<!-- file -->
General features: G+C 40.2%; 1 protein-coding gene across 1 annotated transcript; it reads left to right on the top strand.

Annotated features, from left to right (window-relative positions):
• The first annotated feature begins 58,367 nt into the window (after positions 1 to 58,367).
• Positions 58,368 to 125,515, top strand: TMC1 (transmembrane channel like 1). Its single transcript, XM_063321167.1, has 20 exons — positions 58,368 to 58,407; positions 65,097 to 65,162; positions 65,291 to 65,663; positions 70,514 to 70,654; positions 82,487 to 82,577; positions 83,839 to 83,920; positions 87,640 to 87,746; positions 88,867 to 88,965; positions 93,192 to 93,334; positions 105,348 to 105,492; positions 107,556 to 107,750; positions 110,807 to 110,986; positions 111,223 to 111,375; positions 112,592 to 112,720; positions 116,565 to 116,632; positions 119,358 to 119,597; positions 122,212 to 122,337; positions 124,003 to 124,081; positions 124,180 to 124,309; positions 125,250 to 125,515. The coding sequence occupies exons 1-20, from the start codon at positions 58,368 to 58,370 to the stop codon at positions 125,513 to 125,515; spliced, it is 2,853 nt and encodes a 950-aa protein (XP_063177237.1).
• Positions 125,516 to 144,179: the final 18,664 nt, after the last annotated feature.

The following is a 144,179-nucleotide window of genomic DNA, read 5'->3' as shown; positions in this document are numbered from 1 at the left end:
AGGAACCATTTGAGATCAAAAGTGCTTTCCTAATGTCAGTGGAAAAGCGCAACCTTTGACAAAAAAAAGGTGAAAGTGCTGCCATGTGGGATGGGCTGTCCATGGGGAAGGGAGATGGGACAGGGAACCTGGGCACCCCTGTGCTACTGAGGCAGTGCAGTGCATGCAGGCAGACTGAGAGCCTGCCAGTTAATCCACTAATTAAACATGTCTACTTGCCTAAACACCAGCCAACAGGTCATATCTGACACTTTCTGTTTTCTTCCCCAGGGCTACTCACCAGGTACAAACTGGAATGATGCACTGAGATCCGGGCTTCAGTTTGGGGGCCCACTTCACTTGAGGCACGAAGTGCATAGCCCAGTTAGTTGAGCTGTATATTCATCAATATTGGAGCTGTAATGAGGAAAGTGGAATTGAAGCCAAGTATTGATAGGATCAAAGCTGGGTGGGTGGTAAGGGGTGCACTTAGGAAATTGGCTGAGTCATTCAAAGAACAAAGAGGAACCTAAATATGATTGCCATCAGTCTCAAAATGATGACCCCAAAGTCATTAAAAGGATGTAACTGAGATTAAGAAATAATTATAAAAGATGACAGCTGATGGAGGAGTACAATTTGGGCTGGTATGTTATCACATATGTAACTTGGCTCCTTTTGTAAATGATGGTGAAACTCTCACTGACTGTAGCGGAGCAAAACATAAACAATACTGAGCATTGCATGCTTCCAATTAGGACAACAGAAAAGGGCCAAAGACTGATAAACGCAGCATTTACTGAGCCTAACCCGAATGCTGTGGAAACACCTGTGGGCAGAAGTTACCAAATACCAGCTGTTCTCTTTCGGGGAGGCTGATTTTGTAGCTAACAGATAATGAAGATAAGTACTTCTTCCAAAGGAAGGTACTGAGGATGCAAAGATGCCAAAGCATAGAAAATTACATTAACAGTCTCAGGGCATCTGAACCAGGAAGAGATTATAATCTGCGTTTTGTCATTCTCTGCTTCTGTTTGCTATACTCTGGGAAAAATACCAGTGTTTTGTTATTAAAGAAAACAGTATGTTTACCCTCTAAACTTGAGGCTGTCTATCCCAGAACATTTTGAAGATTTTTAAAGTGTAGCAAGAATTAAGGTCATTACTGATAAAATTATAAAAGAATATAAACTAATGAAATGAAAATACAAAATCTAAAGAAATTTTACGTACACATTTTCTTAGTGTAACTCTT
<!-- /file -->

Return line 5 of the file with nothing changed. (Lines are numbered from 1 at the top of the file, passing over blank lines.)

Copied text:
• Positions 125,516 to 144,179: the final 18,664 nt, after the last annotated feature.